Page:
"We gotta quit doing this, running around like idiots after monsters," Collette said, hooking her elbow in mine. Our hips rocked, and we bounced off each other as we hurried "There's a dance, and I want to go to it. And not with you, no offense."
I cut her a look. "You'd be lucky to have me."
"You'd be lucky to have me, more."
"Nah," I said, letting go of her arm to take a long run toward the corner. "It's a better world if we spread our evil out."
She laughed behind me, and I whooped when the skies opened in earnest. Pulling my t-shirt off my skin, I turned to soak up rain that didn't bring more heat with it. That was summer, and summer was buried. I shivered, and let my teeth chatter, and acted a fool because there wasn't anybody there to see me do it but Collette.
Planting her foot on my backside, she shoved me off the corner and as we turned under gold-grey gum trees, we both stopped. The tiger lilies that used to guard Old Mrs. Landry's house were gone. Not dead for the season- they were gone. Mowed down, and a bunch of landscaping rocks in their place. Somebody went and painted the house. It was strange and fresh in a coat of yellow, and there was a light on upstairs.
Up in Elijah's room, that hadn't been his room for twenty-something years.
Collette's eyes darted from the moving van out front, to the window, and I followed her gaze. Human-looking people stood on the porch. A tall, umber man peeked up at the sky, then laughed to someone in the shadows when he came back still wet. His head was smooth; I wondered what it was like to feel rain on a bare scalp.
"Go on," Collette said.
"What do you want me to do?" I whispered low. "Go up there and ask them to show me the vampire?"
We both jumped when a voice spoke behind us. "Y'all look like drowned rats."
"Bite me, Ben," Collette snapped. She shoved him for startling her, and I crossed my arms tight over my chest. I was wet, my shirt was thin, and all of a sudden, I wondered why I'd skipped caramel corn for this.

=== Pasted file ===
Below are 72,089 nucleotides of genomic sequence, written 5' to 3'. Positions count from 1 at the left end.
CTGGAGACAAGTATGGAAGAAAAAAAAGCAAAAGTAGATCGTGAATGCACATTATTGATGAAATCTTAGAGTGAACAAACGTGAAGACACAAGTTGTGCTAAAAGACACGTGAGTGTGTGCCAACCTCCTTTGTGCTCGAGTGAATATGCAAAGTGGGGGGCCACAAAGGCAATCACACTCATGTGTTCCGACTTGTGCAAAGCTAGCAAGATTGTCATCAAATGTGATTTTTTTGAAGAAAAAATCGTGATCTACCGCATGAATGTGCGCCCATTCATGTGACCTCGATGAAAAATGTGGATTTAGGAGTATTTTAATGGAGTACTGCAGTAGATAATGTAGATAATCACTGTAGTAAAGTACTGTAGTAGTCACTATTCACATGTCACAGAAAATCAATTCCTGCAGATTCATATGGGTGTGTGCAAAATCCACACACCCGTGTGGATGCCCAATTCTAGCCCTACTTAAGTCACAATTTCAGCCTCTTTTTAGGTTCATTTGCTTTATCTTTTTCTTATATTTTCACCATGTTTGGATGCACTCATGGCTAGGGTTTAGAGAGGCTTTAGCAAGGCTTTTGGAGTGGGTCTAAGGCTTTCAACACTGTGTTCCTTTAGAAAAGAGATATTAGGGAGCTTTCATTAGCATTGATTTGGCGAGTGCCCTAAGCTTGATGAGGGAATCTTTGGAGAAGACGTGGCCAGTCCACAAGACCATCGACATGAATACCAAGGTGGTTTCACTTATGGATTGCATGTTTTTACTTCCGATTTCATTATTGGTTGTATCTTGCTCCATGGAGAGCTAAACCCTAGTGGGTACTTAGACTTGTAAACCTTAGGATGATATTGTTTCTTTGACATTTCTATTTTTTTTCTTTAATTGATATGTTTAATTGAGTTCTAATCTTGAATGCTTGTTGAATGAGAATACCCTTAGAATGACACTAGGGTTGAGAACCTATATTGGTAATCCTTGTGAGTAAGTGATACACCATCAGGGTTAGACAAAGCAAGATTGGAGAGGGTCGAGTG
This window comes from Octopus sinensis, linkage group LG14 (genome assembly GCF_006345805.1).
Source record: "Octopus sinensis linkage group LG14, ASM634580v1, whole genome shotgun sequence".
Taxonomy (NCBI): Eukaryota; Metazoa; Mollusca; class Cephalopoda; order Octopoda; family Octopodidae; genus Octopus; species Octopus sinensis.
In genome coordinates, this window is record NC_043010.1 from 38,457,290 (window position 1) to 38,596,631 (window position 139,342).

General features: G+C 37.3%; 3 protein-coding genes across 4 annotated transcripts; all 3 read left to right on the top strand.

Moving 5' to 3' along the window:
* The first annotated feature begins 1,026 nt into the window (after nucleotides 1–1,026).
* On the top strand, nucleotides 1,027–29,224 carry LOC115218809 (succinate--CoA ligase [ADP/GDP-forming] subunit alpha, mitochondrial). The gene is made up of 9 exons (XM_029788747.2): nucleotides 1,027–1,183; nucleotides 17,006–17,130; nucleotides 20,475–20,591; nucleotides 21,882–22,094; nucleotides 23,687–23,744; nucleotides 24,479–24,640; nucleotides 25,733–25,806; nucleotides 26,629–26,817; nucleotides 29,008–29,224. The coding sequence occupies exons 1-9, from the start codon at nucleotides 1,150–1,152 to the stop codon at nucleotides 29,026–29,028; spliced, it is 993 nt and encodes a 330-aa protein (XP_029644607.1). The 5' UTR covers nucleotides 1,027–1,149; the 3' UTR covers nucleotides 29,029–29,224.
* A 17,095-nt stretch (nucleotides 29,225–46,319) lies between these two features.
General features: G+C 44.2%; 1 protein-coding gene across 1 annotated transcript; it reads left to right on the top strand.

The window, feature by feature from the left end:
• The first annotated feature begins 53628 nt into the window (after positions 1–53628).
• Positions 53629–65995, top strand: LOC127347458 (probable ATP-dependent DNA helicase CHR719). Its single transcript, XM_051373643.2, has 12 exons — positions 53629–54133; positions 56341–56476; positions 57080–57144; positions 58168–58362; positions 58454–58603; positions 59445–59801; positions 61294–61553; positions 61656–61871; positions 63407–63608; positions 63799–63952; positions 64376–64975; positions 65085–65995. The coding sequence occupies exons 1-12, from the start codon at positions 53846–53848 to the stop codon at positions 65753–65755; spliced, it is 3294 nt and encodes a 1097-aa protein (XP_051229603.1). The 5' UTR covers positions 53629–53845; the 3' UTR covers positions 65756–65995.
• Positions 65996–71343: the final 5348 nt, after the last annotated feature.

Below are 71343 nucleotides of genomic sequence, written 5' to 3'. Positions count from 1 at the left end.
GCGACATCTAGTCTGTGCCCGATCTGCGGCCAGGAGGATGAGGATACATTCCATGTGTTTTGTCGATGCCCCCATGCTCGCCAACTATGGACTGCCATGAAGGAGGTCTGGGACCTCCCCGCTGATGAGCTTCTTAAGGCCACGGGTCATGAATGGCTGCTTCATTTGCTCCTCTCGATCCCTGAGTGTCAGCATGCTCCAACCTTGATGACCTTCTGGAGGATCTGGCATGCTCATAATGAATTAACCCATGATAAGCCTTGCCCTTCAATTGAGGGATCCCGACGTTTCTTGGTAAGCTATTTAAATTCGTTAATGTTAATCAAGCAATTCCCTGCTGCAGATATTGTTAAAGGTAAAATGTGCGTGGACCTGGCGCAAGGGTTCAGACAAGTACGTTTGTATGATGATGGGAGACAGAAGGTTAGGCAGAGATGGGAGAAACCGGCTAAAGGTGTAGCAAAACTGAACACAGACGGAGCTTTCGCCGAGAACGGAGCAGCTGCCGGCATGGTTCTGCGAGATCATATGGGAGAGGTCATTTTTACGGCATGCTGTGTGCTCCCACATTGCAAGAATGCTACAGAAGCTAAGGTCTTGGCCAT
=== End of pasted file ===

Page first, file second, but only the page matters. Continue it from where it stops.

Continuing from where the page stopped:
My face hot, I told Ben, "Go on home. You're missing the game for nothing."
"I don't know about that," he said. His laid his palm between my shoulder blades, and nodded toward the house. Collette resisted looking right away; she liked to have the satisfaction of doing things because she wanted to, not because somebody told her to. Still, we all ended up staring at the white boy in the window.
And I do mean white, not peach or beige or any other pale color skin comes in. He was blue-white like powder, his skin and his hair both. A new kind of cold come over me, because he wasn't just looking out. He was looking at us.
Leaning close to the glass, he exhaled on it. Then, in the fog he wrote, YES.
"Yes what?" I wondered.
And as if he could hear me, he flattened a sheet of paper against the glass. I inched forward in the rain, still clinging to myself. I had to walk half into the street, and pull everybody's attention from the porch just to read it. My cheeks felt slapped when I finally made out the words, but I kinda had to smile too. I waved, and he waved, the light suddenly extinguished behind him.
Ducking away, I looped my arms with Ben and Collette's, and dragged them back toward Homecoming. They didn't even have to ask; they knew I'd tell 'em and as soon as we got around the corner, I did.
"Bite yes," I told them, trying not to crane back for another intriguing look. "Sparkle no."
And that's how Simon Drinkwater came home to Ondine.
Photos Copyright Gaylon Keeling and used with permission.
After that, how can you not want to read more?
To enter to win Shadowed Summer, leave a comment below. For complete rules, read the introductory post.
Deadline for entry: Monday, October 12, 11:59pm Eastern.
Other open Blog-toberfest giveaways:
Rosemary Clement-Moore and The Splendor Falls
Shannon Reinbold-Gee and 13 to Life
Thanks again to Saundra for giving us an extra special look into her world!